Atkinson Name Was Twice Opposed
Avenue named after first State Veterinarian, but many wanted changed to Malcolm X.
In 1992, a century after Atkinson Avenue was named, there was a movement to change its name. The new name would be Malcom X, for the African-American human rights activist who was assassinated in 1965.
The man for whom W. Atkinson Avenue was named was racist, according to the proposal’s organizers, and that justified the change. They castigated Henry Atkinson, commander of United States’ soldiers during the Black Hawk War in western Wisconsin in 1832, for the killing of more than 150 Native Americans, including women and children, at Bad Axe on the Wisconsin banks of the Mississippi River. Atkinson’s reputation suffered for his role in the “Bad Axe Massacre,” as it came to be known. However, places named Fort Atkinson in Wisconsin, Iowa, and Nebraska have kept his name alive.
The effort to rename the street ended when a local street-name researcher — yours truly — informed the movement’s leaders that the street name does not memorialize Henry Atkinson; it was named for Vickers T. Atkinson.
Atkinson became prominent in the mid-1880s when Governor Jeremiah Rusk appointed a Chicago veterinarian to investigate a health problem with a herd of cattle in southern Wisconsin. Atkinson wrote a letter to Rusk wondering why an Illinois animal doctor was selected when there were qualified veterinarians in the Dairy State. That letter altered Atkinson’s life.
Rusk invited Atkinson to the Executive Mansion to discuss the situation. Rusk was so impressed with the Milwaukee man that a bill was soon passed in the state Legislature to create the position of State Veterinarian and, not surprisingly, Rusk appointed Atkinson to fill the new role.
As State Veterinarian, Atkinson traveled Wisconsin investigating problems with animals potentially spreading communicable diseases. Among his duties was examining a pig herd in Portage for hog cholera and determining that horses needed to be killed in Black River Falls and Waupaca to prevent glanders from becoming an equine epidemic. During this time Atkinson was elected president of the State Veterinary Medical Society.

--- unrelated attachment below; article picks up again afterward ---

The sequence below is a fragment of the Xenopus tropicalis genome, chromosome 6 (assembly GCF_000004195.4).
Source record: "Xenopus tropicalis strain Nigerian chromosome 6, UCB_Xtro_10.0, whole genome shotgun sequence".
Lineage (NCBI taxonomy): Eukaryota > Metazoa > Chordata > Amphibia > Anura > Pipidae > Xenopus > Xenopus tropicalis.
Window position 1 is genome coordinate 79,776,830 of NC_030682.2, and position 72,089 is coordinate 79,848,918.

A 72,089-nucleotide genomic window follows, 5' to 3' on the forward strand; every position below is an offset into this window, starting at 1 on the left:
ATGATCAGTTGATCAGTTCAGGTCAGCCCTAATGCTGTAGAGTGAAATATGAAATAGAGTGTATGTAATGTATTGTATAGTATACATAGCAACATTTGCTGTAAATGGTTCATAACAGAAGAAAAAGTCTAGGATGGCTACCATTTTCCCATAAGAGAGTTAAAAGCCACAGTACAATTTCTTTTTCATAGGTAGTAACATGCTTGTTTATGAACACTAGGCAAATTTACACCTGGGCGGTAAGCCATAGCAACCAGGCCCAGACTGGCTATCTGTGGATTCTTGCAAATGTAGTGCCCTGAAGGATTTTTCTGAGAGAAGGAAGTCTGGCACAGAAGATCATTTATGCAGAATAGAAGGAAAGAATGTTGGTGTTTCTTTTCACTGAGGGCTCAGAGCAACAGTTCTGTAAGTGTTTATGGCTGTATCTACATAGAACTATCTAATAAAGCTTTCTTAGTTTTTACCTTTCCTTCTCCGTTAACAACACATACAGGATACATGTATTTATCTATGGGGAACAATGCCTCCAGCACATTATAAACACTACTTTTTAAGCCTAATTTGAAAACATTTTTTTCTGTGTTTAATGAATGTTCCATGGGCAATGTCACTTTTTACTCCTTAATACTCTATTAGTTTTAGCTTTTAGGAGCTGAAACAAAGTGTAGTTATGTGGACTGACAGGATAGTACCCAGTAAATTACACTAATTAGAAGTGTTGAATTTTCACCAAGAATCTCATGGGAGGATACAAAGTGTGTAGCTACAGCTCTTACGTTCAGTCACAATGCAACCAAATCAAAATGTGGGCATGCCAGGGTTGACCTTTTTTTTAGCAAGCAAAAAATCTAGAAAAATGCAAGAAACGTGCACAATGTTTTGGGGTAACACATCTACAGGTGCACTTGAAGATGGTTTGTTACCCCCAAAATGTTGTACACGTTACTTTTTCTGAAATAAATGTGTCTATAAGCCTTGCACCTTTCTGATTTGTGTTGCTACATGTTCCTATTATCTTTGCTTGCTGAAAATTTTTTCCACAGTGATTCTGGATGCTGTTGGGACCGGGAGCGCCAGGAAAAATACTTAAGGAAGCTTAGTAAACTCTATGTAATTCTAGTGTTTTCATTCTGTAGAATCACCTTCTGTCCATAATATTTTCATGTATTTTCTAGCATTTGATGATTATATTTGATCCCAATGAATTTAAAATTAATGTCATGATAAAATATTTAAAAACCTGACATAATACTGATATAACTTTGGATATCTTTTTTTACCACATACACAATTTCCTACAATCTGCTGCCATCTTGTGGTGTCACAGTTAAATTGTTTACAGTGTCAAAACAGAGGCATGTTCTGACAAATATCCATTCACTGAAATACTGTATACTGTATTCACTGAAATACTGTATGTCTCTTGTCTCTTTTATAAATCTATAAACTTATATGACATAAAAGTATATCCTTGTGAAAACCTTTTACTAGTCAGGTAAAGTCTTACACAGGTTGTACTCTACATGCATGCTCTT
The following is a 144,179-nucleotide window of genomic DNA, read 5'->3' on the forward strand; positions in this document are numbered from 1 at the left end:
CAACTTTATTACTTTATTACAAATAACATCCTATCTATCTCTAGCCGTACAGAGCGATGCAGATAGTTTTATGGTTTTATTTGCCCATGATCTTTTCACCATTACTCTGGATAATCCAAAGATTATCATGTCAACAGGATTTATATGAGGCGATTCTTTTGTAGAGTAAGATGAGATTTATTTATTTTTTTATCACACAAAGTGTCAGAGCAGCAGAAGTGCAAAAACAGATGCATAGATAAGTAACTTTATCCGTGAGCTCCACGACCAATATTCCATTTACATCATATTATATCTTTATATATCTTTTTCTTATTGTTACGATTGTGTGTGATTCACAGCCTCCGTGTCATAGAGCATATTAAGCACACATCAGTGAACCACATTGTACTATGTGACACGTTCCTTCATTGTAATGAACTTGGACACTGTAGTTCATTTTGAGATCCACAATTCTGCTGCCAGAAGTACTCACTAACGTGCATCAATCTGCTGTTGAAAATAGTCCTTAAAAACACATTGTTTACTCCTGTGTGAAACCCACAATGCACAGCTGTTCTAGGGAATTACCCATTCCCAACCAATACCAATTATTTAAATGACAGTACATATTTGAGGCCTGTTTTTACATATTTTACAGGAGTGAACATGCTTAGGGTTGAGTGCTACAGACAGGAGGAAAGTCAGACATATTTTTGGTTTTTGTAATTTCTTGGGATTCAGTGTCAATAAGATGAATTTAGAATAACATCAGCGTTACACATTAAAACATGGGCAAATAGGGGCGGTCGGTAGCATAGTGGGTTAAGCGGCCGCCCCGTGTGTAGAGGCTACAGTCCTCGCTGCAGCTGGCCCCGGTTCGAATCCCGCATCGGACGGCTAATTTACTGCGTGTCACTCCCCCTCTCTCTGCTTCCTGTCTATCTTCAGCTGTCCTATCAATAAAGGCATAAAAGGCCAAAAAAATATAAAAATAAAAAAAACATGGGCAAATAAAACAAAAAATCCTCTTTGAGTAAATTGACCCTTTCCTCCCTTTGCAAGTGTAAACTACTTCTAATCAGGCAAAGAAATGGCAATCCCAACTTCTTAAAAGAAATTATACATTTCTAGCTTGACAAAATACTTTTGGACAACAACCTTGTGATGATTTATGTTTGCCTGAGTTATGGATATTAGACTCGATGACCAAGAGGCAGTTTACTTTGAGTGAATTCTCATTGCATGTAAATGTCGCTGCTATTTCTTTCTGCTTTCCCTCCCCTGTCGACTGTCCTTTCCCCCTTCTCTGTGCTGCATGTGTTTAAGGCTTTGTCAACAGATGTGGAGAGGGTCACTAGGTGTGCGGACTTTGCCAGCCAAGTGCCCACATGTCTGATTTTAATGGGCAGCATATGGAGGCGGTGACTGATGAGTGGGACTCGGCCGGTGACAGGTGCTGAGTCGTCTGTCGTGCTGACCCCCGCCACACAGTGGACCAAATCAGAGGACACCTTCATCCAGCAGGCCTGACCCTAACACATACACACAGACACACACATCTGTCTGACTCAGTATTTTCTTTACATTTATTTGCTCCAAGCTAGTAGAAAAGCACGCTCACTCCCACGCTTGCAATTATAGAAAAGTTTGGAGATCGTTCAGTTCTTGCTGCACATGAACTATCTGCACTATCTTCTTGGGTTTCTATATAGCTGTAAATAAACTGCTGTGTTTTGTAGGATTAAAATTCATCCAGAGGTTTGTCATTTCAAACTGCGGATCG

Atkinson was elected to other positions in Milwaukee as his standing in the community rose. He was elected an alderman representing the Juneautown area of the city. In that position, Atkinson supported killing all dogs that ran loose without a license tag. Either that, he proposed, or all dogs should be muzzled.
The Common Council appointed Atkinson as their representative on the Milwaukee County Board of Supervisors. At the next general election, Atkinson was elected a county supervisor outright, requiring him to vacate his aldermanic seat.
Meanwhile, in 1889, former Governor Rusk was appointed United States Secretary of Agriculture by President Benjamin Harrison, and one of Rusk’s first actions was to appoint Atkinson to a position in Chicago as inspector of livestock for export. Atkinson resigned his county supervisor position and moved to Chicago. However, he had been diagnosed with Bright’s disease before leaving the Cream City and died soon after arriving in the Windy City. Atkinson was only 39 years old when he died and left a widow and three children “in good circumstances,” according to newspaper reports.
In 1989, there was also a challenge to the name Atkinson, this time from the Atkinson Library on W. Atkinson Avenue. Local citizens wanted to rename the library for Ezekiel Gillespie, an African American who was involved in an 1866 state lawsuit that gave blacks the right to vote in Wisconsin. That plan was rejected by the Library Board because, they said, Gillespie did not meet the criteria for having a library named for him.
The name of Atkinson Avenue originally appeared on a map of the Williamsburg Heights subdivision in 1889 which the county board, including Vickers Atkinson, approved. Previously the street had been known simply as County Road. The diagonal street begins on the south at the intersection of N. Dr. Martin Luther King, Jr. Drive and W. Keefe Avenue. It is mostly lined with businesses, churches, and apartment buildings to its north end at N. 32nd Street, two blocks south of W. Hampton Avenue.
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